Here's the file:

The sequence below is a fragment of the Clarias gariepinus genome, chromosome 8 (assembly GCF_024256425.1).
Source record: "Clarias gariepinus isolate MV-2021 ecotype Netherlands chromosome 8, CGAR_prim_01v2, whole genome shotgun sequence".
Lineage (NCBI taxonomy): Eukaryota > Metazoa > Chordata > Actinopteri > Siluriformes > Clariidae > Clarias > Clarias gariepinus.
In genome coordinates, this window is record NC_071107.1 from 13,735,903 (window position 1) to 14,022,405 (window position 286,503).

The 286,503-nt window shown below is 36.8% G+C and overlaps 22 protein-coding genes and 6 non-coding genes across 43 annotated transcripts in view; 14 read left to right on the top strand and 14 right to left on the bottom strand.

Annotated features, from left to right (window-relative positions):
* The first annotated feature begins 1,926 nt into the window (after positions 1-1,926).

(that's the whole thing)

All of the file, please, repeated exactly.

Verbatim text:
The sequence below is a fragment of the Clarias gariepinus genome, chromosome 8 (assembly GCF_024256425.1).
Source record: "Clarias gariepinus isolate MV-2021 ecotype Netherlands chromosome 8, CGAR_prim_01v2, whole genome shotgun sequence".
Lineage (NCBI taxonomy): Eukaryota > Metazoa > Chordata > Actinopteri > Siluriformes > Clariidae > Clarias > Clarias gariepinus.
In genome coordinates, this window is record NC_071107.1 from 13,735,903 (window position 1) to 14,022,405 (window position 286,503).

The 286,503-nt window shown below is 36.8% G+C and overlaps 22 protein-coding genes and 6 non-coding genes across 43 annotated transcripts in view; 14 read left to right on the top strand and 14 right to left on the bottom strand.

Annotated features, from left to right (window-relative positions):
* The first annotated feature begins 1,926 nt into the window (after positions 1-1,926).